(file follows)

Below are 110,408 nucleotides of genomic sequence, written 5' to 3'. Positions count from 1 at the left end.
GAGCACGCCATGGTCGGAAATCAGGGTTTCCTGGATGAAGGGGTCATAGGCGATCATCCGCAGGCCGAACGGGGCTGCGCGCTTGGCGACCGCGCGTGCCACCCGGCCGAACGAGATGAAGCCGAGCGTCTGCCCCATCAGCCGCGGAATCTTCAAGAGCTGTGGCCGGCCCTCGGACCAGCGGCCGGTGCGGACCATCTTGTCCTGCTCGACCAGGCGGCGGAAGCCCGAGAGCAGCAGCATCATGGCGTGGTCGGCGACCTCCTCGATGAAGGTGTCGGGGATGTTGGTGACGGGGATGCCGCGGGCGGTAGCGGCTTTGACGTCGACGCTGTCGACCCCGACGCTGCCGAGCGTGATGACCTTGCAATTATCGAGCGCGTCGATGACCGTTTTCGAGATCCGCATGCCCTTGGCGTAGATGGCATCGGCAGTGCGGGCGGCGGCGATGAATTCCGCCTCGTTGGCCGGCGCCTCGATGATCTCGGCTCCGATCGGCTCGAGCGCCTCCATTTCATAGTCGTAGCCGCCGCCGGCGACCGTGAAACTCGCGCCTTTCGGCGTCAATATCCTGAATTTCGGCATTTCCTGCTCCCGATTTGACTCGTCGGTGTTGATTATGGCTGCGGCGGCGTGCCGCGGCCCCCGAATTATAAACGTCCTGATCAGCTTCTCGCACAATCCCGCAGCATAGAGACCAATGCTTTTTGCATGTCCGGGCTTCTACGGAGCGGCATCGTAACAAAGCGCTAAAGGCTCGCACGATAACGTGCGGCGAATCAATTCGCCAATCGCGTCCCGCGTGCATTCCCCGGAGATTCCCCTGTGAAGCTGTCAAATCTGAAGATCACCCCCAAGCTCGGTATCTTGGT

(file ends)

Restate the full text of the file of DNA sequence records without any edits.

Below are 110,408 nucleotides of genomic sequence, written 5' to 3'. Positions count from 1 at the left end.
GAGCACGCCATGGTCGGAAATCAGGGTTTCCTGGATGAAGGGGTCATAGGCGATCATCCGCAGGCCGAACGGGGCTGCGCGCTTGGCGACCGCGCGTGCCACCCGGCCGAACGAGATGAAGCCGAGCGTCTGCCCCATCAGCCGCGGAATCTTCAAGAGCTGTGGCCGGCCCTCGGACCAGCGGCCGGTGCGGACCATCTTGTCCTGCTCGACCAGGCGGCGGAAGCCCGAGAGCAGCAGCATCATGGCGTGGTCGGCGACCTCCTCGATGAAGGTGTCGGGGATGTTGGTGACGGGGATGCCGCGGGCGGTAGCGGCTTTGACGTCGACGCTGTCGACCCCGACGCTGCCGAGCGTGATGACCTTGCAATTATCGAGCGCGTCGATGACCGTTTTCGAGATCCGCATGCCCTTGGCGTAGATGGCATCGGCAGTGCGGGCGGCGGCGATGAATTCCGCCTCGTTGGCCGGCGCCTCGATGATCTCGGCTCCGATCGGCTCGAGCGCCTCCATTTCATAGTCGTAGCCGCCGCCGGCGACCGTGAAACTCGCGCCTTTCGGCGTCAATATCCTGAATTTCGGCATTTCCTGCTCCCGATTTGACTCGTCGGTGTTGATTATGGCTGCGGCGGCGTGCCGCGGCCCCCGAATTATAAACGTCCTGATCAGCTTCTCGCACAATCCCGCAGCATAGAGACCAATGCTTTTTGCATGTCCGGGCTTCTACGGAGCGGCATCGTAACAAAGCGCTAAAGGCTCGCACGATAACGTGCGGCGAATCAATTCGCCAATCGCGTCCCGCGTGCATTCCCCGGAGATTCCCCTGTGAAGCTGTCAAATCTGAAGATCACCCCCAAGCTCGGTATCTTGGT